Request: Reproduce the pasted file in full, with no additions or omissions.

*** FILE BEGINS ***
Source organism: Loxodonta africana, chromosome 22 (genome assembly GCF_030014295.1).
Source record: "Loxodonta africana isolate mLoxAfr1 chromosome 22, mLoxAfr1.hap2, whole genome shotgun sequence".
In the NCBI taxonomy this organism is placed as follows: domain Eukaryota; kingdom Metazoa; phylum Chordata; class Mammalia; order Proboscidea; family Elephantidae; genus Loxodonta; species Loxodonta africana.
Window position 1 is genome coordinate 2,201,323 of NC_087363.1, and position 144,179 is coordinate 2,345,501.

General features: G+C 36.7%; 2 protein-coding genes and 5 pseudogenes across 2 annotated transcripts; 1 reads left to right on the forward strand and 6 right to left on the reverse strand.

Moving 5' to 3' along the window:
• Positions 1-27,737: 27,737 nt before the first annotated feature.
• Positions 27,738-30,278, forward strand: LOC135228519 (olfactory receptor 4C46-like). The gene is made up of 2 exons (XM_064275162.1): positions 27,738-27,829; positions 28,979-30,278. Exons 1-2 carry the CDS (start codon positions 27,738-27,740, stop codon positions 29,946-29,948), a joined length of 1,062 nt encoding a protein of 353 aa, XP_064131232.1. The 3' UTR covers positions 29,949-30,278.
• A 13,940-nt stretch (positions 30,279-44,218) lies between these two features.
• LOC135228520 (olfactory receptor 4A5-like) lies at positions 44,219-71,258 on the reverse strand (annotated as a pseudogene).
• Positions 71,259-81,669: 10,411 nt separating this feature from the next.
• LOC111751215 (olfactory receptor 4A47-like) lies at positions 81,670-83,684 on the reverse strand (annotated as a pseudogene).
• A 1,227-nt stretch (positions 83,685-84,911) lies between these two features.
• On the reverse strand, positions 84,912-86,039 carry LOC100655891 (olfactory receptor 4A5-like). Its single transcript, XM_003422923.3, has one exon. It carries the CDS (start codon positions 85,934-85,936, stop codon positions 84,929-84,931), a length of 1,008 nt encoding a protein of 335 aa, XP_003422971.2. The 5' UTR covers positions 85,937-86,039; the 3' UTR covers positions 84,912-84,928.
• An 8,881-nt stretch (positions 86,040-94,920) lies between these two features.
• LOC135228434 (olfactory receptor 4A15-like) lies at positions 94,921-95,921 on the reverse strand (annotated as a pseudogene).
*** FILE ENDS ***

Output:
Source organism: Loxodonta africana, chromosome 22 (genome assembly GCF_030014295.1).
Source record: "Loxodonta africana isolate mLoxAfr1 chromosome 22, mLoxAfr1.hap2, whole genome shotgun sequence".
In the NCBI taxonomy this organism is placed as follows: domain Eukaryota; kingdom Metazoa; phylum Chordata; class Mammalia; order Proboscidea; family Elephantidae; genus Loxodonta; species Loxodonta africana.
Window position 1 is genome coordinate 2,201,323 of NC_087363.1, and position 144,179 is coordinate 2,345,501.

General features: G+C 36.7%; 2 protein-coding genes and 5 pseudogenes across 2 annotated transcripts; 1 reads left to right on the forward strand and 6 right to left on the reverse strand.

Moving 5' to 3' along the window:
• Positions 1-27,737: 27,737 nt before the first annotated feature.
• Positions 27,738-30,278, forward strand: LOC135228519 (olfactory receptor 4C46-like). The gene is made up of 2 exons (XM_064275162.1): positions 27,738-27,829; positions 28,979-30,278. Exons 1-2 carry the CDS (start codon positions 27,738-27,740, stop codon positions 29,946-29,948), a joined length of 1,062 nt encoding a protein of 353 aa, XP_064131232.1. The 3' UTR covers positions 29,949-30,278.
• A 13,940-nt stretch (positions 30,279-44,218) lies between these two features.
• LOC135228520 (olfactory receptor 4A5-like) lies at positions 44,219-71,258 on the reverse strand (annotated as a pseudogene).
• Positions 71,259-81,669: 10,411 nt separating this feature from the next.
• LOC111751215 (olfactory receptor 4A47-like) lies at positions 81,670-83,684 on the reverse strand (annotated as a pseudogene).
• A 1,227-nt stretch (positions 83,685-84,911) lies between these two features.
• On the reverse strand, positions 84,912-86,039 carry LOC100655891 (olfactory receptor 4A5-like). Its single transcript, XM_003422923.3, has one exon. It carries the CDS (start codon positions 85,934-85,936, stop codon positions 84,929-84,931), a length of 1,008 nt encoding a protein of 335 aa, XP_003422971.2. The 5' UTR covers positions 85,937-86,039; the 3' UTR covers positions 84,912-84,928.
• An 8,881-nt stretch (positions 86,040-94,920) lies between these two features.
• LOC135228434 (olfactory receptor 4A15-like) lies at positions 94,921-95,921 on the reverse strand (annotated as a pseudogene).